Indeed, the to-do list may seem daunting, and you may be unsure where to even begin. Here are six steps to help you get started—and get your finances back in order.
1. Locate the will
Whether you have a joint will or the deceased had their own will, locate the document and contact the attorney who prepared it for advice on your next move. If the will was done online or is some other DIY document, you may want to consult an estate attorney for the next steps. They can help you with probate, the legal process that officially recognizes the will and appoints an executor to administer the estate and distribute assets to the beneficiaries.
If you aren't sure a will exists, search the person's important documents. If there's no will, a judge in probate court will appoint an administrator to ensure the estate is divided according to state law. Even so, an estate attorney is still the first person to check with, as they'll be able to advise you on how to proceed.
2. Get copies of the death certificate
You'll need certified copies of the death certificate to switch or cancel the person's bank or credit accounts and to claim life insurance, retirement funds or pension benefits.
Request at least 12 copies from the funeral home. If your spouse has died, make sure to also have certified copies of your marriage certificate on hand, as you'll need to prove you were married in order to to collect benefits such as a life insurance payout or funds from your spouse's retirement accounts.
3. Investigate available resources
If your loved one had life insurance, contact the insurer(s) to begin the claims process. Then contact your loved one's employer for details on 401(k) or similar retirement accounts, or other employee benefits that may be available to surviving family members.
Also, locate your loved one's Social Security number, and call the Social Security Administration Opens in new window to learn if you're eligible for survivor benefits. Similarly, if the person was in the military, contact the Department of Veterans Affairs Opens in new window to check whether you'll be able to receive benefits.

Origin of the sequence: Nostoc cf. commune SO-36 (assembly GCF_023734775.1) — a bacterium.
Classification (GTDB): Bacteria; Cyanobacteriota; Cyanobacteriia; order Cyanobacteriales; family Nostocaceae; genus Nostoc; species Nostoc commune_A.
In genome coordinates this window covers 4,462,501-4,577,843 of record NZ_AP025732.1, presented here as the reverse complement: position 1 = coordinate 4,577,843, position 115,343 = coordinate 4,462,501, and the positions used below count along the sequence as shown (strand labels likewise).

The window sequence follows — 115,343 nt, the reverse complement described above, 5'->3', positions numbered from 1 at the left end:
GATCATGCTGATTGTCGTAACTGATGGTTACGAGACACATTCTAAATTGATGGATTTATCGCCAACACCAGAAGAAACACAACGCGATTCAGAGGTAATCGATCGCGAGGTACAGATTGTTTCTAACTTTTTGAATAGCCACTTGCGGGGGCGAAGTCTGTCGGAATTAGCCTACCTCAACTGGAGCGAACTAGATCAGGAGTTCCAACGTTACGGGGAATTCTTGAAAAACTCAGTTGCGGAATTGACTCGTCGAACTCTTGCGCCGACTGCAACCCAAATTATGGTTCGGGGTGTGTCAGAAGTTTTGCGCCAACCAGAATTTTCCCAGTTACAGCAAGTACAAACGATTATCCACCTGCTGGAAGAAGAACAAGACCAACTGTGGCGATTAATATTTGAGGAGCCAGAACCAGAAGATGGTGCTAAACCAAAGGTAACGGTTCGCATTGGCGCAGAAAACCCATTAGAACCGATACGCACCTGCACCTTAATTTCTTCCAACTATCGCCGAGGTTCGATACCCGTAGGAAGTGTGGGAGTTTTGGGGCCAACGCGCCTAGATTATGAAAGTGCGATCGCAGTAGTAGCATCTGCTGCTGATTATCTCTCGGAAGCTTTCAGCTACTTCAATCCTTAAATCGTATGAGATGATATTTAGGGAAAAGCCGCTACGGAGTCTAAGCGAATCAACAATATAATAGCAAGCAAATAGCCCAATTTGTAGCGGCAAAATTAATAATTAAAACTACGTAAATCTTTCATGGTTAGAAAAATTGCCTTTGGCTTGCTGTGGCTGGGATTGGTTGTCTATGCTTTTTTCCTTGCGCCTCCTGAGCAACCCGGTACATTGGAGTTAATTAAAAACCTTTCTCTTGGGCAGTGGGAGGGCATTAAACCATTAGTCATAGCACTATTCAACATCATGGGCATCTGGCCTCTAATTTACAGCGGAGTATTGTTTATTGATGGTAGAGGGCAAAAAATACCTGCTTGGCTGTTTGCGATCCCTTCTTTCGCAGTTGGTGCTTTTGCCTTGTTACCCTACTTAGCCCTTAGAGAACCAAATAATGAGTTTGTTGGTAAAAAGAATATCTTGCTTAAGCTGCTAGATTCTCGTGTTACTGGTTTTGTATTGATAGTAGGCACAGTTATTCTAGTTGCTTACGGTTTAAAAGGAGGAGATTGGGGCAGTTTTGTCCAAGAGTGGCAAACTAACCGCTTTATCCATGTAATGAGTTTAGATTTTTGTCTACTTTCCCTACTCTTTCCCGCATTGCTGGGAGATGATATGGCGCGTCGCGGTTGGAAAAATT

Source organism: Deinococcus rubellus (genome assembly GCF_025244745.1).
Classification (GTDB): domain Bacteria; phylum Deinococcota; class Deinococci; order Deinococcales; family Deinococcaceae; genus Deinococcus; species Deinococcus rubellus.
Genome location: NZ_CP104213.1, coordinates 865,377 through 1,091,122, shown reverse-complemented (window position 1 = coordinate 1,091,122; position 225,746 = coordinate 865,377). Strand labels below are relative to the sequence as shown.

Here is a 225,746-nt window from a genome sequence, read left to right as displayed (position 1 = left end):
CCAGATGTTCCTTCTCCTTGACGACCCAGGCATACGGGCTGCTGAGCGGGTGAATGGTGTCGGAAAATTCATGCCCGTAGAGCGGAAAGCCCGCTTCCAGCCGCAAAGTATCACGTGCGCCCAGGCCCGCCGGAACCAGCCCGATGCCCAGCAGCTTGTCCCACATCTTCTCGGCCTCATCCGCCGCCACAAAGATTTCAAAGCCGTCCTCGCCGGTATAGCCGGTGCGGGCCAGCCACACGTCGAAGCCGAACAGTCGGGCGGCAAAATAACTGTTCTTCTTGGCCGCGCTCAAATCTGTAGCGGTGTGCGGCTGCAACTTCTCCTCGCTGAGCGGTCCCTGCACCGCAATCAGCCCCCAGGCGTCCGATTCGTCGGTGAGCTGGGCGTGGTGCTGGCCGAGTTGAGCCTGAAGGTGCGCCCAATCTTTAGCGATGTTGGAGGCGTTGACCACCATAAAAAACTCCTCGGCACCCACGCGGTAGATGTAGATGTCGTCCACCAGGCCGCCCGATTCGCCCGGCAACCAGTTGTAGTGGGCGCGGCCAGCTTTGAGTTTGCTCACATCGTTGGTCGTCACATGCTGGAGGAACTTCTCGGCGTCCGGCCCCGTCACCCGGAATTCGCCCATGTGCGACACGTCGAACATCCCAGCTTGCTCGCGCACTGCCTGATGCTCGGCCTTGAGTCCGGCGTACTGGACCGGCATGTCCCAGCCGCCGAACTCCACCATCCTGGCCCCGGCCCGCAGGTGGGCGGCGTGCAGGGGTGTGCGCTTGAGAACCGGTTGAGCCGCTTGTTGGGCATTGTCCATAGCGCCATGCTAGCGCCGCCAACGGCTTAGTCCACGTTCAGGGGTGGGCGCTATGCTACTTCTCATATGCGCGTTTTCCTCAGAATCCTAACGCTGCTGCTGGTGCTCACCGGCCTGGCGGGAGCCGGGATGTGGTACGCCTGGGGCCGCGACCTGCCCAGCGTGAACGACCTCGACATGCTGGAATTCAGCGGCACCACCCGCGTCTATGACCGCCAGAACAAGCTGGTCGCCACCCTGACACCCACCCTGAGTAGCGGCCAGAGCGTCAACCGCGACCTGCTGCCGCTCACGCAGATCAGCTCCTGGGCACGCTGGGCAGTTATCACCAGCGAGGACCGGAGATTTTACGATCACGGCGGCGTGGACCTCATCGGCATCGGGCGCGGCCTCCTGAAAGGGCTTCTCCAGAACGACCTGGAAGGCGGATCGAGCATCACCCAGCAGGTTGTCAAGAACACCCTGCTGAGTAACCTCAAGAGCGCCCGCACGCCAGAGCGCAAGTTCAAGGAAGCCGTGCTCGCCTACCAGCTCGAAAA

4. Collect financial documents
Gather the person's important bank and credit account statements, loan documents, recurring monthly bills and retirement account information to determine what to change, cancel or pay.
You'll also need to locate or update account passwords for online account access.
5. Assess your new financial reality
If your household had two incomes, you may have less money to spend or contribute to savings, at least temporarily. If your loved one was a primary caregiver to dependents, the surviving family may have additional child care costs.
Create a new monthly budget, factoring in expenses like child care and income from life insurance, retirement plans and survivor benefits. If you need help, consider meeting with a counselor at a nonprofit credit counseling agency. You may also want to consult with a financial professional for long-term and retirement planning for a future without a spouse.
6. Make changes to the necessary accounts
Contact the three major credit bureaus—Equifax, Experian and TransUnion—to report the death, and ask for a "deceased" notation in the report so no one can take out credit in the deceased's name.
If your loved one had credit cards or other loans in their name, contact the lenders to cancel the accounts. Get copies of their credit reports from those "Big Three" bureaus to learn what debts must be paid by the estate. If a bill or utility is solely under their name, contact the company to change it over to the appropriate party.